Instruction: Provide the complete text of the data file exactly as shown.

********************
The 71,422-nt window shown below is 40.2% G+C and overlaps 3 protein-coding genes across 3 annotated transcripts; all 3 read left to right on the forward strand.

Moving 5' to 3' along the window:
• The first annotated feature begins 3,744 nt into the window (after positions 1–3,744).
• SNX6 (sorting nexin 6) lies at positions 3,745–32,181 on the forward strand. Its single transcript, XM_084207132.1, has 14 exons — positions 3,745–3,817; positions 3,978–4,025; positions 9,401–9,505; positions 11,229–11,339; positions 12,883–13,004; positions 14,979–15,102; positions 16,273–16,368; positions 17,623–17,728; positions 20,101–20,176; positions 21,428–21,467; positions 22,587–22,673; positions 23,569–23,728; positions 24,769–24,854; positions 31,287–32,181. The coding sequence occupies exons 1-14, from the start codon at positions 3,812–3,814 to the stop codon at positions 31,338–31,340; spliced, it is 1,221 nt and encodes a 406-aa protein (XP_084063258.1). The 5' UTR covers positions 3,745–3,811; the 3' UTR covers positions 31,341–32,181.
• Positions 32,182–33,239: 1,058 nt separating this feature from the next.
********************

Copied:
The 71,422-nt window shown below is 40.2% G+C and overlaps 3 protein-coding genes across 3 annotated transcripts; all 3 read left to right on the forward strand.

Moving 5' to 3' along the window:
• The first annotated feature begins 3,744 nt into the window (after positions 1–3,744).
• SNX6 (sorting nexin 6) lies at positions 3,745–32,181 on the forward strand. Its single transcript, XM_084207132.1, has 14 exons — positions 3,745–3,817; positions 3,978–4,025; positions 9,401–9,505; positions 11,229–11,339; positions 12,883–13,004; positions 14,979–15,102; positions 16,273–16,368; positions 17,623–17,728; positions 20,101–20,176; positions 21,428–21,467; positions 22,587–22,673; positions 23,569–23,728; positions 24,769–24,854; positions 31,287–32,181. The coding sequence occupies exons 1-14, from the start codon at positions 3,812–3,814 to the stop codon at positions 31,338–31,340; spliced, it is 1,221 nt and encodes a 406-aa protein (XP_084063258.1). The 5' UTR covers positions 3,745–3,811; the 3' UTR covers positions 31,341–32,181.
• Positions 32,182–33,239: 1,058 nt separating this feature from the next.